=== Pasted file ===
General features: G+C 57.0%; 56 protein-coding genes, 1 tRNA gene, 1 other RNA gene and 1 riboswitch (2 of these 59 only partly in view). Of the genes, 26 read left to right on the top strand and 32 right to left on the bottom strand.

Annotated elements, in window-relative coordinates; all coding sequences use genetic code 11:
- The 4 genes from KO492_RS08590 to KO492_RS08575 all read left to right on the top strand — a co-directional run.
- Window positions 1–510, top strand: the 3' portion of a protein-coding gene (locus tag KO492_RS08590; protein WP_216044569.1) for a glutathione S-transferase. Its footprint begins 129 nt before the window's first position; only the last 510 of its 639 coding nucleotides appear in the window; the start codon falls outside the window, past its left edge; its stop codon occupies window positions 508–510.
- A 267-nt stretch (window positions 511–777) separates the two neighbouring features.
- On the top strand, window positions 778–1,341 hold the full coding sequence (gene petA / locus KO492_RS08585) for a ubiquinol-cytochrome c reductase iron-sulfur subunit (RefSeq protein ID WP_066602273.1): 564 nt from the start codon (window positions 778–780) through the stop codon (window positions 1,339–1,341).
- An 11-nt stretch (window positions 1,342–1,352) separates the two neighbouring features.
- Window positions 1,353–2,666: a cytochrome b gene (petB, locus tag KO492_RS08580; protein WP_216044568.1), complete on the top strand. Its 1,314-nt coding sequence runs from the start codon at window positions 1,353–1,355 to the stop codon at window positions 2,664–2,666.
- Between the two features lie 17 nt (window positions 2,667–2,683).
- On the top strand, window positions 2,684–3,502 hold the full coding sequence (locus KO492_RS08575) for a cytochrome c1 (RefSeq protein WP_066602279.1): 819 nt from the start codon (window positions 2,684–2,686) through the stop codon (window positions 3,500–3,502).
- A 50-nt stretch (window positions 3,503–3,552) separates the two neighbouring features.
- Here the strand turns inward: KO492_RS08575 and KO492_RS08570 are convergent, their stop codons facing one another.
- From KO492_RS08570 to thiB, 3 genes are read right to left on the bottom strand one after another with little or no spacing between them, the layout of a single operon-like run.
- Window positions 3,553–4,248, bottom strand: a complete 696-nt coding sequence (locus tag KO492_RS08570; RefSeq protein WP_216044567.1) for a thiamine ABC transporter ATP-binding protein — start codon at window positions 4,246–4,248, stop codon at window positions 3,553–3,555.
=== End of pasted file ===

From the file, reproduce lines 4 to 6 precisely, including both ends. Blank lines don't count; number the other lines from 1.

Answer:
- Window positions 1–510, top strand: the 3' portion of a protein-coding gene (locus tag KO492_RS08590; protein WP_216044569.1) for a glutathione S-transferase. Its footprint begins 129 nt before the window's first position; only the last 510 of its 639 coding nucleotides appear in the window; the start codon falls outside the window, past its left edge; its stop codon occupies window positions 508–510.
- A 267-nt stretch (window positions 511–777) separates the two neighbouring features.
- On the top strand, window positions 778–1,341 hold the full coding sequence (gene petA / locus KO492_RS08585) for a ubiquinol-cytochrome c reductase iron-sulfur subunit (RefSeq protein ID WP_066602273.1): 564 nt from the start codon (window positions 778–780) through the stop codon (window positions 1,339–1,341).